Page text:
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Clink by Kelly DiPucchio; illustrated by Matthew Myers, 2011

Poor, Clink! No one seems to want an outdated robot who plays music and makes toast. The other robots in the toy store try to cheer him up and help him learn new skills, but when he embraces his uniqueness, he finds the perfect owner to take him home.

This is a sweet story filled with lovable characters and bright illustrations full of engaging details that make it a great read aloud choice. 

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My Book With No Pictures by B.J. Novak, 2019

The Book With No Pictures by B.J. Novak is top on my list for all-time favorite funny picture books and now there is a new interactive version that lets kids write in their own silly words. Pure genius!

Giving your child ownership of the words that YOU have to read is a fun way to get them involved in the storytelling process. They can also feel proud that they came up with funny entries that made their entire class giggle. Since children love to include zany adjectives and sometimes even made-up words, take the time to ensure they are appropriate for school.

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The Night Gardener, The Fan Brothers, 2016

Grimloch Lane appears to be a bleak and sad place until a stranger inspires magic and hope through the creation of beautiful topiaries resembling animals. Each night a new one is constructed leaving the townspeople in awe. A young boy soon discovers the mysterious night gardener and spends an enchanting evening aiding him in his creations. Filled with rich details, the illustrations in this book are simply stunning and the poignant plot is mesmerizing.

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Misunderstood Shark by Ame Dyckman ; illustrated by Scott Magoon, 2018

This entertaining picture book combines a comical story with fun facts about sharks. A jellyfish sporting a fedora hosts an educational underwater television program when a shark chasing a fish interrupts the broadcast. When the host warns the shark not to eat the fish, Shark replies, “I was just showing him my new tooth!” Several other creatures appear to be in danger, but each time Shark informs everyone that they misunderstood his actions.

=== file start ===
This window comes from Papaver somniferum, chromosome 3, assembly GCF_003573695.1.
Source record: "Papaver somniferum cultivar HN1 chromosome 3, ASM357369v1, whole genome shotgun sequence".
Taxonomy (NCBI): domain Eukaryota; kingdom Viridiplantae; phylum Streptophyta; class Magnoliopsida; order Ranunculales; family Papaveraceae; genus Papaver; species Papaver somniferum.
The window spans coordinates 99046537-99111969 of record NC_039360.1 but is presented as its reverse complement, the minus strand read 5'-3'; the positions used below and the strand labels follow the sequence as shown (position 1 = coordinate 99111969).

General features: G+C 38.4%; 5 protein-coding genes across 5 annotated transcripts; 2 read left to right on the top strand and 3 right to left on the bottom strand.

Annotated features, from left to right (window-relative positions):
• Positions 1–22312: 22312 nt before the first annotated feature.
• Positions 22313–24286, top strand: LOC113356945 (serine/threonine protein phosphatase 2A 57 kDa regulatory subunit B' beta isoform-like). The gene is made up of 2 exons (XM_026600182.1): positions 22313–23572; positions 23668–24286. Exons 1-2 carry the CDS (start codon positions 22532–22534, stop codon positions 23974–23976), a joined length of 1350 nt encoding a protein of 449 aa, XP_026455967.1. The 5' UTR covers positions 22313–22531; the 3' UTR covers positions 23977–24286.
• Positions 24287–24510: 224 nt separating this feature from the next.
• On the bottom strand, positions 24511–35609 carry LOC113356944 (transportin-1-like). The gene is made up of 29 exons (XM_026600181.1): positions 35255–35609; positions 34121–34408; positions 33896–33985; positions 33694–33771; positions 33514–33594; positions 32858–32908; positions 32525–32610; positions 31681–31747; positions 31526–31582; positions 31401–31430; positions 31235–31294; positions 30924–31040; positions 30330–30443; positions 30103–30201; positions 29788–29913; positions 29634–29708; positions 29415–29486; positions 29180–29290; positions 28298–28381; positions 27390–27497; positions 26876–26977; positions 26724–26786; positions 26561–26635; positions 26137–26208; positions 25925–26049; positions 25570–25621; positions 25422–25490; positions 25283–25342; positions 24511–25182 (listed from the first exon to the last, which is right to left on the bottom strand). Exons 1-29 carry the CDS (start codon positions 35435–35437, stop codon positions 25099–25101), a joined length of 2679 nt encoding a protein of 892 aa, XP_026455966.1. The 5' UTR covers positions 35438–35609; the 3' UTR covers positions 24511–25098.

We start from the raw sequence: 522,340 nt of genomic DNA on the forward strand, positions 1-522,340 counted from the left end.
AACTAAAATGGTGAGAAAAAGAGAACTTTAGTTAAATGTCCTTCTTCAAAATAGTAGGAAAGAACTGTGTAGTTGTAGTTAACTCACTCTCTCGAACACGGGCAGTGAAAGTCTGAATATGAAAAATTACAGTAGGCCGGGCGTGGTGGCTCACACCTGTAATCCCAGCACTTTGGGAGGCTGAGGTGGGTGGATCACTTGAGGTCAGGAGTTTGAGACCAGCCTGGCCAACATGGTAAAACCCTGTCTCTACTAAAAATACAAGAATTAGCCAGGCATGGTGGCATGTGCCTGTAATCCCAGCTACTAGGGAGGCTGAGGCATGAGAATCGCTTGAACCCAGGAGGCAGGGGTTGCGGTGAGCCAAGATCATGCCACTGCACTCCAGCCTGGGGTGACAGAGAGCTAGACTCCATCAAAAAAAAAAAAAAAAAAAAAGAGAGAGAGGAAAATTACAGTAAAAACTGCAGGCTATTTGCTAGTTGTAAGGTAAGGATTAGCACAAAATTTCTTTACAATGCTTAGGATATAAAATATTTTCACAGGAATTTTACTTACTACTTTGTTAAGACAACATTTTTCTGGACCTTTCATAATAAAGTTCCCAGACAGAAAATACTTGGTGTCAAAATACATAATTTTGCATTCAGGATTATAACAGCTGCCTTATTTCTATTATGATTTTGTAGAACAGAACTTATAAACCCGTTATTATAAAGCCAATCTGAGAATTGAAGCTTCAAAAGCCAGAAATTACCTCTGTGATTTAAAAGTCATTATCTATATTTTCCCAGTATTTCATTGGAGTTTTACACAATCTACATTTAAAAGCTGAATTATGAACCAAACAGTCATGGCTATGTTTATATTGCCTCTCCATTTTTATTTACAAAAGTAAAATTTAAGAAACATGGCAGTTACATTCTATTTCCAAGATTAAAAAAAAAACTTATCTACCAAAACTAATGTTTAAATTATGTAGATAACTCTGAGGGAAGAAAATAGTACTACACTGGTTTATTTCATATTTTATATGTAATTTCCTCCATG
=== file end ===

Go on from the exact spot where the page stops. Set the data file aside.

The humorous ending may leave readers thinking shark is not quite as genuine as he seems, but that didn’t bother my kids one bit. They loved learning interesting facts about sharks and couldn’t get enough of the overall silliness of the story.

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The Bear and the Piano by David Litchfield, 2015

Gorgeous illustrations adorn this tender story about a bear who follows his dream of becoming a musician and moves to the big city. Missing his old forest friends, he nervously returns home fearing they will be upset with him for leaving, but rejoices when he finds love and acceptance. David Litchfield is the master of playing with lighting in his illustrations making this story as much fun to gaze at as it is to listen to.

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Little Red and the Very Hungry Lion by Alex T. Smith, 2016

This humorous version of Little Red Riding Hood stars an exuberant girl who travels through Africa to deliver medicine to her aunt, but is stopped by a naughty lion. This playful book includes numerous clever details that set it apart from the original and several funny scenes of the lion getting his comeuppance.

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Children Make Terrible Pets by Peter Brown

The title alone is usually enough to make children excited to read this book. When a vivacious bear named Lucy stumbles upon a child in the forest, she decides to adopt him as her pet. Peter Brown’s delightful cartoony illustrations skillfully display both the fun and challenges Lucy and her new pet, Squeaker, experience. Humorous and satisfying, this a book that both my daughter and my students requested often.

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The Great Lollipop Caper by Dan Krall, 2013

Children may have never heard of a caper, that tiny pickled, bitter green thing that lives in a jar, and that is exactly why Mr. Caper is angry. Mr. Caper is jealous that children all over the world love lollipops, but won’t even try capers. He devises an evil plan to make lollipops taste like capers so that he will be loved instead.

This quirky, unique story is absolutely hilarious and one of my go-to read alouds for children. I love reading the characters’ different voices as much as my children love listening to it. This is a great choice for kids who love silly stories.


Bunny’s Book Club by Annie Silvestro; illustrated by Tatjana Mai-Wyss, 2017